When you’re resting, you want your heart rate to be lower. It’s a sign that you’re in good health. If it’s too slow, however, it could be a sign of a condition known as bradycardia.
When you’re at rest, your heart beats 60 to 100 times each minute. However, when you have bradycardia, your heart rate drops to less than 60 beats per minute.
For some folks, this may not be an issue. However, it could be a sign that you have a problem with your heart’s electrical system.
Bradycardia is a dangerous condition in which the heart beats too slowly and cannot pump enough oxygen-rich blood to the body. Moreover, you may feel dizzy, very exhausted or weak, and short of breath. Bradycardia can occur without causing any symptoms or problems.
The presence of a sluggish heart rate isn’t necessarily a cause for alarm. During sleep, for example, a resting heart rate of 40 to 60 beats per minute is relatively normal in some persons, especially healthy young adults and trained athletes.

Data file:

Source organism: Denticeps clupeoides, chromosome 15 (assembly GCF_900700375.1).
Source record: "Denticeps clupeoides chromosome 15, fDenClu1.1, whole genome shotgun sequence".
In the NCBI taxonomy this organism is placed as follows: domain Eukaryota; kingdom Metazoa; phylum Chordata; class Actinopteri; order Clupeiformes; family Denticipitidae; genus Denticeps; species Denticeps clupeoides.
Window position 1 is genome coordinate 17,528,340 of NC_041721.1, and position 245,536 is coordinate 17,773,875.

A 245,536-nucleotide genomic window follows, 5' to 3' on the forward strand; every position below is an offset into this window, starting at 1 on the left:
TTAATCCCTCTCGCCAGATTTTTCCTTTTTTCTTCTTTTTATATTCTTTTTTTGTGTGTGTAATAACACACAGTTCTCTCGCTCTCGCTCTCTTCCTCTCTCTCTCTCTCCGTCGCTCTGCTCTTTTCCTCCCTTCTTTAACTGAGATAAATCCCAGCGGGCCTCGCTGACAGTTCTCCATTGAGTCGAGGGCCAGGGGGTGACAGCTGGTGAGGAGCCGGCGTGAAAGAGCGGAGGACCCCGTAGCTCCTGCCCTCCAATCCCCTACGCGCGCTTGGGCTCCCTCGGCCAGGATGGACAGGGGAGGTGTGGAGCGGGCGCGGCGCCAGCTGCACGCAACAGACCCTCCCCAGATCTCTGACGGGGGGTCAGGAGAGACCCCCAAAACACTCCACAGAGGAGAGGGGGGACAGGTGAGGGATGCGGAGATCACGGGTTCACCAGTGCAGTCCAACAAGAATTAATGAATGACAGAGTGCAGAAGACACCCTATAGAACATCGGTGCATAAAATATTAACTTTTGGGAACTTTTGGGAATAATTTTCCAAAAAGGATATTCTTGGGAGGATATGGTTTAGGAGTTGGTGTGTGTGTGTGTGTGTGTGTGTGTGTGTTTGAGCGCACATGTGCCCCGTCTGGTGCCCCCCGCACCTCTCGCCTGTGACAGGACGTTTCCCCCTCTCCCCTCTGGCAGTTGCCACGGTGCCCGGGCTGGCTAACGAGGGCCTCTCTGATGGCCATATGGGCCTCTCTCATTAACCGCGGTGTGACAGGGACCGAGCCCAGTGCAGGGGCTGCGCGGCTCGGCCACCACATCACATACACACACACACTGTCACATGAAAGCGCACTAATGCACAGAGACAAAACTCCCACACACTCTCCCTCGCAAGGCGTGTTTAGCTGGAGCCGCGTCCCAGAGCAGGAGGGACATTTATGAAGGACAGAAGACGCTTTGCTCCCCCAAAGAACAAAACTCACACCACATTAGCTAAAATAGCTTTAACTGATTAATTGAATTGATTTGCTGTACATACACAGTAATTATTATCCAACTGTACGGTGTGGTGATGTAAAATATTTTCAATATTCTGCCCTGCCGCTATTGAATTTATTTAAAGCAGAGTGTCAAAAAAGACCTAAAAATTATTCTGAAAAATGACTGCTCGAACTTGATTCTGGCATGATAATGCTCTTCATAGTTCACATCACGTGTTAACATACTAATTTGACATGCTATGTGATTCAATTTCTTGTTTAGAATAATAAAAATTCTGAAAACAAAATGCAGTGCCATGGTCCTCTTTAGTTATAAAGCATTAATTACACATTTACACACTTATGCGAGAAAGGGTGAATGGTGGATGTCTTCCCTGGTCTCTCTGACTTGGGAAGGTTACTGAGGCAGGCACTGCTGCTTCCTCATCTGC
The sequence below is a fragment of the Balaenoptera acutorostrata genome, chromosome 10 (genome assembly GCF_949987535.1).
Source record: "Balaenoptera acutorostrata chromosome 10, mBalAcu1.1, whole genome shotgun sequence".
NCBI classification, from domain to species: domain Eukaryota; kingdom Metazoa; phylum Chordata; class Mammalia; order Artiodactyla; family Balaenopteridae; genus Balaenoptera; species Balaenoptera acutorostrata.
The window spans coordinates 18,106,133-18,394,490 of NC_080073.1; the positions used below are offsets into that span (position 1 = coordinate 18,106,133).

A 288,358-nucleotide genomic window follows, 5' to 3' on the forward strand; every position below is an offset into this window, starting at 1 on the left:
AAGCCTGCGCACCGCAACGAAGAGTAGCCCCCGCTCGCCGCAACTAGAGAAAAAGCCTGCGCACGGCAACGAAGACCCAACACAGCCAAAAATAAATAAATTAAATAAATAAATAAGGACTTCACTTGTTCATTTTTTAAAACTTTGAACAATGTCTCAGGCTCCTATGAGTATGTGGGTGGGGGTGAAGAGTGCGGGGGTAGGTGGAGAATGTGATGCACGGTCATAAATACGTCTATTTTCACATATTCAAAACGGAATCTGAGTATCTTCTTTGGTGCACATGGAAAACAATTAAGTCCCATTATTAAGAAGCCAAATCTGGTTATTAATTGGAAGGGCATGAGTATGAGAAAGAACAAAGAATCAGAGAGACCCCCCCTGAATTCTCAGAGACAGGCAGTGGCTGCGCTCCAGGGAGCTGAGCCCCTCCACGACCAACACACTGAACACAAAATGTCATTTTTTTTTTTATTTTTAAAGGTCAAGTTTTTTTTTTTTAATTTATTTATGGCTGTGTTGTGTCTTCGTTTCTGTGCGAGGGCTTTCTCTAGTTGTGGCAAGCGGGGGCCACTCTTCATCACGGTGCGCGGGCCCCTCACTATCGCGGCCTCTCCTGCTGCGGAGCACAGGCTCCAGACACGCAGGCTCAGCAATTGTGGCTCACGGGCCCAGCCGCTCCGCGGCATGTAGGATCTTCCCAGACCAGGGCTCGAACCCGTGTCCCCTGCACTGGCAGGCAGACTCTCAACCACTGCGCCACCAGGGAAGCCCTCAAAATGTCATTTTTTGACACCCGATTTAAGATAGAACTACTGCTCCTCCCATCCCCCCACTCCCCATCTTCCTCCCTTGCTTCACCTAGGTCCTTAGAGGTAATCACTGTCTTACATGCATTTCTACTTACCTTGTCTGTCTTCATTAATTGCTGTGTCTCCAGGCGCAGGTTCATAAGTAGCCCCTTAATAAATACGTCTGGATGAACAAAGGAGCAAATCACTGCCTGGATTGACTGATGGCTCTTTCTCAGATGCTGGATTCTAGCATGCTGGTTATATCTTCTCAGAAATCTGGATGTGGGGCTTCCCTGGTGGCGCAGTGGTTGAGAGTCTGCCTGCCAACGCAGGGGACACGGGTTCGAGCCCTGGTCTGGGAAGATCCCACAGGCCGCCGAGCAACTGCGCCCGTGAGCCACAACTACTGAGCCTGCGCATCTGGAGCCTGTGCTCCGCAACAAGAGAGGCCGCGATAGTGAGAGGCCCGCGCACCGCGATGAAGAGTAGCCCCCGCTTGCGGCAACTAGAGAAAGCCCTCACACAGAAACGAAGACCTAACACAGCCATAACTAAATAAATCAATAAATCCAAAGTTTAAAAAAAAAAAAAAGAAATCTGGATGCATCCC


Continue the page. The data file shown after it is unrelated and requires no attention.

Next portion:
If bradycardia is extreme, a pacemaker inserted in the heart may be required to keep the heart beating at a normal rhythm.
Basics functions of Heart
Electrical signals go through the four chambers of the heart: two on top, called the atria, and two below, called the ventricles. However, these impulses cause it to beat in a regular pattern. Pulses, on the other hand, don’t always fire as they should.
Arrhythmias, or irregular heartbeats, result as a result of this.
Some conditions cause the heart to flutter or beat too quickly. Moreover, It’s the opposite with bradycardia. The electrical malfunction causes the interval between heartbeats to be longer.
It’s possible that you simply have a slower-than-normal heart rate with no symptoms. It’s possible that the electrical activity is fine, but it’s a little slower than it is in most people. You might not even be aware that you have this problem, and even if you do, you may never notice any symptoms or require therapy. However, this isn’t always the case.